The leading campaigner for EU withdrawal was asked six times to set out how the promised “transformation of our economy” has been achieved – six years after the Leave vote.
But he was accused of failing to identify any change that has “made the life of businesses easier by leaving the EU”, being told, on BBC Radio 4: “If I was from the CBI, I might be tempted to say ‘is that it?’”
The leading business group has hit out at the punishing barriers from ending frictionless trade with the EU, which is forecast to trigger a 4 per cent GDP slump.
But Rishi Sunak, fearing attacks from Tory right-wingers, has rejected calls to soften the terms of the Christmas 2020 trade deal – or more short-term visas for badly-needed workers.
On Radio 4, Mr Gove, the levelling up secretary, was asked: “How have you made the life of businesses easier by leaving the EU?”
He pointed to having “got rid of the Common Agricultural Policy” and the UK being “in control of our own migration policy”, but was told: “That may be good in its own right, but doesn’t help business.”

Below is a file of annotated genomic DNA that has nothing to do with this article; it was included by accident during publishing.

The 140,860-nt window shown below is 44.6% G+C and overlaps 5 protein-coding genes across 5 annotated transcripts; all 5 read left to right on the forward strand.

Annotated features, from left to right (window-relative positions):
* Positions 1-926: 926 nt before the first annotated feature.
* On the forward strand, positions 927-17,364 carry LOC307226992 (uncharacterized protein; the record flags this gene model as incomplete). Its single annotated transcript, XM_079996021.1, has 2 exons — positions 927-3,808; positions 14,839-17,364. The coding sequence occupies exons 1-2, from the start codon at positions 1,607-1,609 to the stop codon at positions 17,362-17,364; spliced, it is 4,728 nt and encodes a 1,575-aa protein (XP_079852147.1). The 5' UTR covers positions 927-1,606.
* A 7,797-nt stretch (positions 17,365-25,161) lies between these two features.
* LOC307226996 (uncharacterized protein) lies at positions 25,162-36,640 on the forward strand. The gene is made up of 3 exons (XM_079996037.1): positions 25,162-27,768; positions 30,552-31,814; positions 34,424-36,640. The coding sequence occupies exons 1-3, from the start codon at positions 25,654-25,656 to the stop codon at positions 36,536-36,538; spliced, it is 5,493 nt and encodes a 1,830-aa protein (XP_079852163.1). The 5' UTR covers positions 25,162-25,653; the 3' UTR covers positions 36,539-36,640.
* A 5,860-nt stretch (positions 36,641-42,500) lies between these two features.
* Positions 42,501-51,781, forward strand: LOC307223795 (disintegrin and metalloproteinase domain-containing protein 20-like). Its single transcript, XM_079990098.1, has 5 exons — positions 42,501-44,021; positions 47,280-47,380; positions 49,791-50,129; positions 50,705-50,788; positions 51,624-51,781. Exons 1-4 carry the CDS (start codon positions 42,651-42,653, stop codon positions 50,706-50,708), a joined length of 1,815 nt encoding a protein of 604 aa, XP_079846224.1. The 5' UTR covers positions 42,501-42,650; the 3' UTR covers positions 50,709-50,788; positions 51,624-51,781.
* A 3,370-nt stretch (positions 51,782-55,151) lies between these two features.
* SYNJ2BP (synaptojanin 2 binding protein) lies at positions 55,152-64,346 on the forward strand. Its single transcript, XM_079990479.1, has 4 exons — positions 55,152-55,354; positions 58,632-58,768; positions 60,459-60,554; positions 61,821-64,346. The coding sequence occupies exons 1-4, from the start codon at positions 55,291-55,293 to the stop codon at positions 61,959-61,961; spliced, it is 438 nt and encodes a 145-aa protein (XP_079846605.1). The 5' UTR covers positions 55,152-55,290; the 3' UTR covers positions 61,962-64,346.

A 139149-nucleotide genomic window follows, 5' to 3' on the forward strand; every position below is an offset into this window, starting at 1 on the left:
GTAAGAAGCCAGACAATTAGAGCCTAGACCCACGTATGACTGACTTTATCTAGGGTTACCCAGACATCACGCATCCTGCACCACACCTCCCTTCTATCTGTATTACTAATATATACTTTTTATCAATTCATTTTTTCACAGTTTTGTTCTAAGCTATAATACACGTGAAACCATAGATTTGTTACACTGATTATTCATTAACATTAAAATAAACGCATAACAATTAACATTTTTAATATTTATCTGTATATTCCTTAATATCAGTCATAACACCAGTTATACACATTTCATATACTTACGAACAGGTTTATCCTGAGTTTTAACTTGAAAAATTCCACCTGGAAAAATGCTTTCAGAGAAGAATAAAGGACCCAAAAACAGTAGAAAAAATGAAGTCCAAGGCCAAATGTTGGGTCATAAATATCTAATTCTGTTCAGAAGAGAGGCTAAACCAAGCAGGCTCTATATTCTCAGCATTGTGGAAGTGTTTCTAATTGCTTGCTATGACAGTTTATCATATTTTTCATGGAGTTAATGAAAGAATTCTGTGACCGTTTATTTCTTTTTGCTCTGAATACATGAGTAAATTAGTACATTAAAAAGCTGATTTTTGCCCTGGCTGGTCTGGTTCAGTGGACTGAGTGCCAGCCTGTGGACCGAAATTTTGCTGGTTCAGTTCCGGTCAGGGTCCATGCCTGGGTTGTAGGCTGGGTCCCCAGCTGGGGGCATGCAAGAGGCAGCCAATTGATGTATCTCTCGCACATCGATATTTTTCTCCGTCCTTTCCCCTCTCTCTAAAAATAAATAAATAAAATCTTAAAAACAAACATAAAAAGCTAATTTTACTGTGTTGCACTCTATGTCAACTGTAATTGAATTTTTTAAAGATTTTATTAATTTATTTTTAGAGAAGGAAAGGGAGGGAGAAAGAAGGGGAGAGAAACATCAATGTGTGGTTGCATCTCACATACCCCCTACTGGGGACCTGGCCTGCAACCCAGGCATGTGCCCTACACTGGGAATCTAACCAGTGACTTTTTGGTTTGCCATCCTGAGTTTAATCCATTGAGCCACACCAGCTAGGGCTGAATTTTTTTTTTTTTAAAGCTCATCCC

Mr Gove argued removing EU agriculture rules would help the food and drink industry – “our biggest manufacturing sector” – even though it has been hit hardest by the new trade barriers.
“With gene editing, which is going to be a significant economic development that will help us grow, we are now creating a legislative framework that will allow businesses in that area and life sciences to grow,” he said.
Nick Robinson, the Today programme presenter, told Mr Gove: “If I was from the CBI, I might be tempted to say ‘Is that it? This great transformation of our economy promised six years ago – and you’re saying it’s the end of the CAP’”
Mr Gove is the second leading Brexit campaigner to struggle to identify any economic benefits, after David Davis admitted there have been “no major” gains.
The former Brexit secretary claimed the UK began delivery of Covid vaccines in 2020 before the rest of Europe – although it is strongly disputed that this was a Brexit freedom.
A report that the UK will seek “Swiss-style deal” has threatened to reignite the Tories’ Brexit wars, even though the EU is unlikely to make any such offer.
The chancellor, Jeremy Hunt, has claimed the “vast majority” of cross-Channel trade barriers can be removed, without explaining how.
But Mr Sunak insisted: “Let me be unequivocal about this. Under my leadership, the UK will not pursue any relationship with Europe that relies on alignment with EU laws.”